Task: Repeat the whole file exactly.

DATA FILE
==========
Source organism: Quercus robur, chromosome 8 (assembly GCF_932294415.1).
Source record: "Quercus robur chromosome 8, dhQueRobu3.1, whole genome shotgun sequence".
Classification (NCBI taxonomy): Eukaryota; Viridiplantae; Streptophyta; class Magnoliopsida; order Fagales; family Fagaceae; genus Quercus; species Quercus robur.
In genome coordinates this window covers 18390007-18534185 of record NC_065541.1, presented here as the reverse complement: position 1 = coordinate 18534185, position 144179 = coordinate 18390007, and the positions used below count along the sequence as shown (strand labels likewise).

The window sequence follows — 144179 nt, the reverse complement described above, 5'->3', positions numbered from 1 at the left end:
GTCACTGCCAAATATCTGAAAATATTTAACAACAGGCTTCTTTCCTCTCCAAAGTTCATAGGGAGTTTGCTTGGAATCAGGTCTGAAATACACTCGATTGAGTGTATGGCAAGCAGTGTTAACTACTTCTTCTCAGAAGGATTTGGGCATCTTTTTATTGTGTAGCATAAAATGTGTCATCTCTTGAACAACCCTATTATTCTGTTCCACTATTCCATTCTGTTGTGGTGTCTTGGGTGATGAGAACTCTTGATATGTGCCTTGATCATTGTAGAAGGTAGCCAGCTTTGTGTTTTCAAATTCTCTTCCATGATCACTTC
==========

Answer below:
Source organism: Quercus robur, chromosome 8 (assembly GCF_932294415.1).
Source record: "Quercus robur chromosome 8, dhQueRobu3.1, whole genome shotgun sequence".
Classification (NCBI taxonomy): Eukaryota; Viridiplantae; Streptophyta; class Magnoliopsida; order Fagales; family Fagaceae; genus Quercus; species Quercus robur.
In genome coordinates this window covers 18390007-18534185 of record NC_065541.1, presented here as the reverse complement: position 1 = coordinate 18534185, position 144179 = coordinate 18390007, and the positions used below count along the sequence as shown (strand labels likewise).

The window sequence follows — 144179 nt, the reverse complement described above, 5'->3', positions numbered from 1 at the left end:
GTCACTGCCAAATATCTGAAAATATTTAACAACAGGCTTCTTTCCTCTCCAAAGTTCATAGGGAGTTTGCTTGGAATCAGGTCTGAAATACACTCGATTGAGTGTATGGCAAGCAGTGTTAACTACTTCTTCTCAGAAGGATTTGGGCATCTTTTTATTGTGTAGCATAAAATGTGTCATCTCTTGAACAACCCTATTATTCTGTTCCACTATTCCATTCTGTTGTGGTGTCTTGGGTGATGAGAACTCTTGATATGTGCCTTGATCATTGTAGAAGGTAGCCAGCTTTGTGTTTTCAAATTCTCTTCCATGATCACTTC